The 2020-2021 school year is nearing its end and my students are excited and eager for summer vacation to begin. Though teachers look forward to the summer break, before we wave goodbye to our kids and close our classroom doors, we still have a big task to complete. At the end of every school year, we reflect on the professional and personal goals we set for ourselves at the beginning of the year. We look back at those ideals we set in September when our kids were new and fresh and assess whether or not we aspired to meet or exceed our target goals.

Though my intentions were good, and my plan realistic, I did not reach my goal this year. The number of students I’d predicted to become proficient in math, reading and writing, according to the state tests, did not score high enough. Though I worked hard with my students day in and day out, though I was steadfast with my instruction, they did not reach the standard I’d hoped they’d reach. Looking at their scores, it is tough to not see myself as a failure.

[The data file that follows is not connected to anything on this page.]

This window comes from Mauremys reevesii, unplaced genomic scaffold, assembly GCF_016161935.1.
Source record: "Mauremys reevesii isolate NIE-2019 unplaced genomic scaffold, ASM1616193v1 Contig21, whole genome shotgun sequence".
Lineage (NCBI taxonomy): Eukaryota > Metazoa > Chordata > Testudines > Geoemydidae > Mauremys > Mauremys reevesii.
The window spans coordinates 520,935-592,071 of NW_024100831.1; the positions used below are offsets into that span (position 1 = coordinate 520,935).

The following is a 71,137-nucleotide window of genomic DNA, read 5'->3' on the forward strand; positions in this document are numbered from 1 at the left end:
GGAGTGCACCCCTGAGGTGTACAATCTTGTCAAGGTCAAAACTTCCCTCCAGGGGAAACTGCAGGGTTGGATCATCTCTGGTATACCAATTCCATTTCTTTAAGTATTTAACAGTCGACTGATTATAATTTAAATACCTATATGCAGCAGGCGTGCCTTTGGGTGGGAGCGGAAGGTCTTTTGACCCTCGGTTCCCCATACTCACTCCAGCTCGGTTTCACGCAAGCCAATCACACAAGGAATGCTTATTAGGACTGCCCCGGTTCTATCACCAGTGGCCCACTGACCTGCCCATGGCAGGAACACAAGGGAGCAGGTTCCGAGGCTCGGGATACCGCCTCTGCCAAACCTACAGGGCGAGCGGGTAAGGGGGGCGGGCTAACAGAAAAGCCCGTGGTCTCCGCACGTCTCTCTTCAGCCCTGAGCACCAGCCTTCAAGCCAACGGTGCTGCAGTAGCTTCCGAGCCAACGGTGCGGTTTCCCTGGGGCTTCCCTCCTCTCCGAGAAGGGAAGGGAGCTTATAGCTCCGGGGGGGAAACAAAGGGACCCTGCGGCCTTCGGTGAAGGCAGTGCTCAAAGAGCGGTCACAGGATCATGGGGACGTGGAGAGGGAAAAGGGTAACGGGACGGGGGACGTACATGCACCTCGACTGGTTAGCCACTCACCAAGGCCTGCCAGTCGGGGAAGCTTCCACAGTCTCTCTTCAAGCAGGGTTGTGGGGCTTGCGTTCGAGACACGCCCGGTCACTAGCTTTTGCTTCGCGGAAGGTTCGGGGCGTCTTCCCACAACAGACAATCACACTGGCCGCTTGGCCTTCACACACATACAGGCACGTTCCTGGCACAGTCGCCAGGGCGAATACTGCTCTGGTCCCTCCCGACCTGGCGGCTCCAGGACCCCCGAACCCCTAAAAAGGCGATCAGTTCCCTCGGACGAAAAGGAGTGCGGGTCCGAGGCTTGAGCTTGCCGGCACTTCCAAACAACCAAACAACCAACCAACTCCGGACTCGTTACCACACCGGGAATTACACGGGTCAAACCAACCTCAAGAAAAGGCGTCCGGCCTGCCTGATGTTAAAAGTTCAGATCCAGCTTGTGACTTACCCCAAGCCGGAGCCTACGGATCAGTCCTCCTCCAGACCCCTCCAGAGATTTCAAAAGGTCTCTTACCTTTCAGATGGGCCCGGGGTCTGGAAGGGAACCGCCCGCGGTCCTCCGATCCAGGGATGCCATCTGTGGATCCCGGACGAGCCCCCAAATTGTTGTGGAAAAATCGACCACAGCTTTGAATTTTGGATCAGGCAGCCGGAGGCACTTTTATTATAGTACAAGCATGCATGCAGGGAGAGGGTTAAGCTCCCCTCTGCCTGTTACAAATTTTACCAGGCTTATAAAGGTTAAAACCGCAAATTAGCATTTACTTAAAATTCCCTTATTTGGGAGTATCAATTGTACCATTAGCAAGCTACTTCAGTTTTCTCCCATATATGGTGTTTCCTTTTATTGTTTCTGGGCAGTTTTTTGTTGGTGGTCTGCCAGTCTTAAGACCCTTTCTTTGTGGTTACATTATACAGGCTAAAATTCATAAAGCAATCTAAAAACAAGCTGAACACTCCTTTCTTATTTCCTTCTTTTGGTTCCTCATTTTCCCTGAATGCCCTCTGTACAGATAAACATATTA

Yet, when I don’t meet the expected outcome, when I cannot celebrate a completed goal, I can’t let discouragement hold me captive or keep me from trying again. If I do, then I have failed as a teacher. Just as I have taught my students to learn from their mistakes, so too, must I learn from mine. 

Even before this year is completed, I reflect on how I will be doing things differently next year. I believe every child has the capacity to learn, but next year, I need to discover sooner than later how each student learns best. This year, I watched how well my students learned from each other, and next year, I will find ways peers can teach peers. My students came to class everyday eager to take on responsibilities and next year I will give them even more to grapple with.